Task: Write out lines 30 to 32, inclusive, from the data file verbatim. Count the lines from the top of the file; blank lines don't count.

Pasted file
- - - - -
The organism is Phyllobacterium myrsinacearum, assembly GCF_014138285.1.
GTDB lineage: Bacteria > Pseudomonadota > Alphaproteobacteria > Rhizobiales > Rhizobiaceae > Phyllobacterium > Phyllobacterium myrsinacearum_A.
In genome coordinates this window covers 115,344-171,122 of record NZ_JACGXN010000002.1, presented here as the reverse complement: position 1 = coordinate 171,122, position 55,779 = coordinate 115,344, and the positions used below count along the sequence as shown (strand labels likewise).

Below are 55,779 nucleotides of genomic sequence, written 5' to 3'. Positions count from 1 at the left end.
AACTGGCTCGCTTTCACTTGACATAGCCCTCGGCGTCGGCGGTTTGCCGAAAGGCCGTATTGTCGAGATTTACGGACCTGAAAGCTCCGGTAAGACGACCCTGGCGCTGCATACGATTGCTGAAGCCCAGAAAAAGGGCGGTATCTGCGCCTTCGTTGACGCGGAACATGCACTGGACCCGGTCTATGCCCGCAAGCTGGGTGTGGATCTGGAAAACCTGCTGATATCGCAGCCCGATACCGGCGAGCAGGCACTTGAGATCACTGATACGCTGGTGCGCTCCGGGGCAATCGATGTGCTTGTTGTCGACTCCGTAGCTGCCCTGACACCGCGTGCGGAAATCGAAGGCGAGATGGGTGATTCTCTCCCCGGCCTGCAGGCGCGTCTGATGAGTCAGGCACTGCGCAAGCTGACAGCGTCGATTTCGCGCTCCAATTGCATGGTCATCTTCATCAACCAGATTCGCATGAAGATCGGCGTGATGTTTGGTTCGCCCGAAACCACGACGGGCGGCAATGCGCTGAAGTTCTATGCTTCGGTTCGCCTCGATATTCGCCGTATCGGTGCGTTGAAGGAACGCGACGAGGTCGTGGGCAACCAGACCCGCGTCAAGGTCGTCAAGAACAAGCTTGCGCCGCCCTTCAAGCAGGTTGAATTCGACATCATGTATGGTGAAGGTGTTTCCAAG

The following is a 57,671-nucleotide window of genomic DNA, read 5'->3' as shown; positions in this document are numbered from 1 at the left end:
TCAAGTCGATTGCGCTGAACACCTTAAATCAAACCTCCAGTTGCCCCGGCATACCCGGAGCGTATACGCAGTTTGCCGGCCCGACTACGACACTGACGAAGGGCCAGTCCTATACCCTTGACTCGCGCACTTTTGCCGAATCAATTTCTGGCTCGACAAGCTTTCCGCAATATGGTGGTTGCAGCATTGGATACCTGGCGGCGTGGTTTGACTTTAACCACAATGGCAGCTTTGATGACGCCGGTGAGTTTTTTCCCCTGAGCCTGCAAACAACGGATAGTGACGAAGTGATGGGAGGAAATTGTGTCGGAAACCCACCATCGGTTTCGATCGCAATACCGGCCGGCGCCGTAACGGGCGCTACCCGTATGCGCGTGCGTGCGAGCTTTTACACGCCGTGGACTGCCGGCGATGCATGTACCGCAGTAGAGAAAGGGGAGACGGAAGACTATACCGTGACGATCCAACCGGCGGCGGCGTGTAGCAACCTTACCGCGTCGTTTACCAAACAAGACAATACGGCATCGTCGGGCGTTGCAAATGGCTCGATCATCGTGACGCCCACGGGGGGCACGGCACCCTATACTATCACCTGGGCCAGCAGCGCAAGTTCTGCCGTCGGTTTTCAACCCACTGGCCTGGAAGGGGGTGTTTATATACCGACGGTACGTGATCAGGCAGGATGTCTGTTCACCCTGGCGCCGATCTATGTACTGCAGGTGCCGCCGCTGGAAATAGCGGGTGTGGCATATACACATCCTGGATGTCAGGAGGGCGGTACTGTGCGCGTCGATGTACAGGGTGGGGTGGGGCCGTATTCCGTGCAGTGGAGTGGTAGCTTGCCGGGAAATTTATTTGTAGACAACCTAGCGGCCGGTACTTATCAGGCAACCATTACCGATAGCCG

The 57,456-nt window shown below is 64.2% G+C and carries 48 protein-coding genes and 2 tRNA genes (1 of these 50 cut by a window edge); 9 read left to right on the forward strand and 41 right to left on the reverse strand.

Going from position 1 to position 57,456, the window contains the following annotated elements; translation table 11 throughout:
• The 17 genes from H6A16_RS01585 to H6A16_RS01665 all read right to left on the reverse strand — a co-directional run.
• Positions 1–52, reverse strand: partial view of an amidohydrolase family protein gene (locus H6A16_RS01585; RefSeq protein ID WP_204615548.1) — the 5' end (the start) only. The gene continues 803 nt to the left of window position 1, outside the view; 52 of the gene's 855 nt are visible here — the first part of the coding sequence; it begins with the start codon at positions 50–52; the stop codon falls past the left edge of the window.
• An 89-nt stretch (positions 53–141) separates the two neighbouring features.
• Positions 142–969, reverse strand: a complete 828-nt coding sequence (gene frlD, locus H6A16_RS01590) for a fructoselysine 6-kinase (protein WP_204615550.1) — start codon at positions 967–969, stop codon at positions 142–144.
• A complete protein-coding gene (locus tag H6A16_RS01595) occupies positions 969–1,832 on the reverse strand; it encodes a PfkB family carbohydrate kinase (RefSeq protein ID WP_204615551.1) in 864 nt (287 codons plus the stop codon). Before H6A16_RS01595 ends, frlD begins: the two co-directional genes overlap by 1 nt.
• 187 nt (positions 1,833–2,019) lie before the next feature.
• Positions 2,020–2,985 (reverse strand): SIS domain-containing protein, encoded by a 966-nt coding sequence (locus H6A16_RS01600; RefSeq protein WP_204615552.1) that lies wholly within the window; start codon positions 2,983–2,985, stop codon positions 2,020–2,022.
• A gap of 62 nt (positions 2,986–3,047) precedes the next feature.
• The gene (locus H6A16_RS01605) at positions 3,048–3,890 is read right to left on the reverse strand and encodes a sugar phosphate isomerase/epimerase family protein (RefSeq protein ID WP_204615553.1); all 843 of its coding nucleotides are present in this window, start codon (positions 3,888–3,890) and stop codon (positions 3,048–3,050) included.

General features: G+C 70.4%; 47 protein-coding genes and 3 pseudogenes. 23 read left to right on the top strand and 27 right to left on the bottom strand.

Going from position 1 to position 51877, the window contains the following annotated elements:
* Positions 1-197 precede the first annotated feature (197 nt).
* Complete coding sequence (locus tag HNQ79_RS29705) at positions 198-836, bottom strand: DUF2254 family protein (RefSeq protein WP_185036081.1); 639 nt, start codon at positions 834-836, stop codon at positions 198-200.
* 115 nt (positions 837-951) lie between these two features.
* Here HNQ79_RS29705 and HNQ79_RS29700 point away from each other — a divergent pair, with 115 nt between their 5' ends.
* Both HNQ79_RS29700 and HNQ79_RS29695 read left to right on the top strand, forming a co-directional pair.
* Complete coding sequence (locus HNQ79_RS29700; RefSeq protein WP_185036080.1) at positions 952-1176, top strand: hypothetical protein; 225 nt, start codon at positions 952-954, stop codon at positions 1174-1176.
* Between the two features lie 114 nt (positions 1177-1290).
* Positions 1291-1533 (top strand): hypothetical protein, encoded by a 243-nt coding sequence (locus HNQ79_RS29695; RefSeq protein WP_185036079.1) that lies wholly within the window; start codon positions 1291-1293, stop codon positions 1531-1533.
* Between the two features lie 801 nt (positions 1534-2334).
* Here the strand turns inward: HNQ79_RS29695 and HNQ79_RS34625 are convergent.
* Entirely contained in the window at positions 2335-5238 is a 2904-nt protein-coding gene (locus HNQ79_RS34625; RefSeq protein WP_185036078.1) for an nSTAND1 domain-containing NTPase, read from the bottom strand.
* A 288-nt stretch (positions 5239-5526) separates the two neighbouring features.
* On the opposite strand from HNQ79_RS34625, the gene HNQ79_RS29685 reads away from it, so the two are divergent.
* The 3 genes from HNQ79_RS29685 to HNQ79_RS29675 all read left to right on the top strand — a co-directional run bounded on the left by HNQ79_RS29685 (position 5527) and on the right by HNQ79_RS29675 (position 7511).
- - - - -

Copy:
* Here the strand turns inward: HNQ79_RS29695 and HNQ79_RS34625 are convergent.
* Entirely contained in the window at positions 2335-5238 is a 2904-nt protein-coding gene (locus HNQ79_RS34625; RefSeq protein WP_185036078.1) for an nSTAND1 domain-containing NTPase, read from the bottom strand.
* A 288-nt stretch (positions 5239-5526) separates the two neighbouring features.